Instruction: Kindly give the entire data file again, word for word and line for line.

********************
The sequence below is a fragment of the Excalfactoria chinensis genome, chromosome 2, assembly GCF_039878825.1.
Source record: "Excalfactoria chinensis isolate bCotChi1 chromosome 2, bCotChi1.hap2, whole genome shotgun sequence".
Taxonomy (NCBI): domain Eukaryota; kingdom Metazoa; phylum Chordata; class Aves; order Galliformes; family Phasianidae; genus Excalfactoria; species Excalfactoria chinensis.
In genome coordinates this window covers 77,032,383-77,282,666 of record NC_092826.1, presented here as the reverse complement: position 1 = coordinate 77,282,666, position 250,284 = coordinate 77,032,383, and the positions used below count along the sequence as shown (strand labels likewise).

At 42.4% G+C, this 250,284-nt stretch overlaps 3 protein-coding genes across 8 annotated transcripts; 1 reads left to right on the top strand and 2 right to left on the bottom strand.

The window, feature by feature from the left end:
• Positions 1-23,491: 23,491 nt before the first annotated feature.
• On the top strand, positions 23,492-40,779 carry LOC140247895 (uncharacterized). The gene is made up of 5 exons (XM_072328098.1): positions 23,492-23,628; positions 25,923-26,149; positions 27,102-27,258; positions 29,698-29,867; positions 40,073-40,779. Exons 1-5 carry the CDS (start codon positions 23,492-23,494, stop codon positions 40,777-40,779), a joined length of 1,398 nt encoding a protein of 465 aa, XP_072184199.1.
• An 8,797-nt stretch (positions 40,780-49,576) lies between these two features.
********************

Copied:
The sequence below is a fragment of the Excalfactoria chinensis genome, chromosome 2, assembly GCF_039878825.1.
Source record: "Excalfactoria chinensis isolate bCotChi1 chromosome 2, bCotChi1.hap2, whole genome shotgun sequence".
Taxonomy (NCBI): domain Eukaryota; kingdom Metazoa; phylum Chordata; class Aves; order Galliformes; family Phasianidae; genus Excalfactoria; species Excalfactoria chinensis.
In genome coordinates this window covers 77,032,383-77,282,666 of record NC_092826.1, presented here as the reverse complement: position 1 = coordinate 77,282,666, position 250,284 = coordinate 77,032,383, and the positions used below count along the sequence as shown (strand labels likewise).

At 42.4% G+C, this 250,284-nt stretch overlaps 3 protein-coding genes across 8 annotated transcripts; 1 reads left to right on the top strand and 2 right to left on the bottom strand.

The window, feature by feature from the left end:
• Positions 1-23,491: 23,491 nt before the first annotated feature.
• On the top strand, positions 23,492-40,779 carry LOC140247895 (uncharacterized). The gene is made up of 5 exons (XM_072328098.1): positions 23,492-23,628; positions 25,923-26,149; positions 27,102-27,258; positions 29,698-29,867; positions 40,073-40,779. Exons 1-5 carry the CDS (start codon positions 23,492-23,494, stop codon positions 40,777-40,779), a joined length of 1,398 nt encoding a protein of 465 aa, XP_072184199.1.
• An 8,797-nt stretch (positions 40,780-49,576) lies between these two features.